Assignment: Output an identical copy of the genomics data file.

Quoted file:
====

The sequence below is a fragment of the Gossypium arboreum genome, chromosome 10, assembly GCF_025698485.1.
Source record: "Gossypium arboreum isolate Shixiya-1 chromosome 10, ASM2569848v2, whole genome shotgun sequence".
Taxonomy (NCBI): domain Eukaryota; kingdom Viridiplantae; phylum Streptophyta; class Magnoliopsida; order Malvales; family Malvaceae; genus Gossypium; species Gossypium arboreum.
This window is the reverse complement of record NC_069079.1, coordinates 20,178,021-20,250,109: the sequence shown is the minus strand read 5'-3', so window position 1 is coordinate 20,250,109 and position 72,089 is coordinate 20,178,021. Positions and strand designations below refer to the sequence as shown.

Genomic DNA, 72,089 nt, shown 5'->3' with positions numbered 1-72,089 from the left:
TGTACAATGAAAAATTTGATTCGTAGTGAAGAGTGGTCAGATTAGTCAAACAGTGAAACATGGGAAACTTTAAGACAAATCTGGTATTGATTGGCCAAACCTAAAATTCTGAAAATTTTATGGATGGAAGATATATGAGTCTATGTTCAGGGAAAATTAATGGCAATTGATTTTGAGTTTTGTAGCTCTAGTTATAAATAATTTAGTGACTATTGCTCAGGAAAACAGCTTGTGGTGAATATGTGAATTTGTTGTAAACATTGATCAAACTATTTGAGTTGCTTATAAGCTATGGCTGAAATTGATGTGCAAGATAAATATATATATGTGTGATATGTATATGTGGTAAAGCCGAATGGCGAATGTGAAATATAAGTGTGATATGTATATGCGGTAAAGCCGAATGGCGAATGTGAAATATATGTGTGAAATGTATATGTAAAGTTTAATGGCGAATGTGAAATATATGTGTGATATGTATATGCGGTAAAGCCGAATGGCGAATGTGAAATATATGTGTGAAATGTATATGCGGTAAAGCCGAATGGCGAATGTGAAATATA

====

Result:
The sequence below is a fragment of the Gossypium arboreum genome, chromosome 10, assembly GCF_025698485.1.
Source record: "Gossypium arboreum isolate Shixiya-1 chromosome 10, ASM2569848v2, whole genome shotgun sequence".
Taxonomy (NCBI): domain Eukaryota; kingdom Viridiplantae; phylum Streptophyta; class Magnoliopsida; order Malvales; family Malvaceae; genus Gossypium; species Gossypium arboreum.
This window is the reverse complement of record NC_069079.1, coordinates 20,178,021-20,250,109: the sequence shown is the minus strand read 5'-3', so window position 1 is coordinate 20,250,109 and position 72,089 is coordinate 20,178,021. Positions and strand designations below refer to the sequence as shown.

Genomic DNA, 72,089 nt, shown 5'->3' with positions numbered 1-72,089 from the left:
TGTACAATGAAAAATTTGATTCGTAGTGAAGAGTGGTCAGATTAGTCAAACAGTGAAACATGGGAAACTTTAAGACAAATCTGGTATTGATTGGCCAAACCTAAAATTCTGAAAATTTTATGGATGGAAGATATATGAGTCTATGTTCAGGGAAAATTAATGGCAATTGATTTTGAGTTTTGTAGCTCTAGTTATAAATAATTTAGTGACTATTGCTCAGGAAAACAGCTTGTGGTGAATATGTGAATTTGTTGTAAACATTGATCAAACTATTTGAGTTGCTTATAAGCTATGGCTGAAATTGATGTGCAAGATAAATATATATATGTGTGATATGTATATGTGGTAAAGCCGAATGGCGAATGTGAAATATAAGTGTGATATGTATATGCGGTAAAGCCGAATGGCGAATGTGAAATATATGTGTGAAATGTATATGTAAAGTTTAATGGCGAATGTGAAATATATGTGTGATATGTATATGCGGTAAAGCCGAATGGCGAATGTGAAATATATGTGTGAAATGTATATGCGGTAAAGCCGAATGGCGAATGTGAAATATA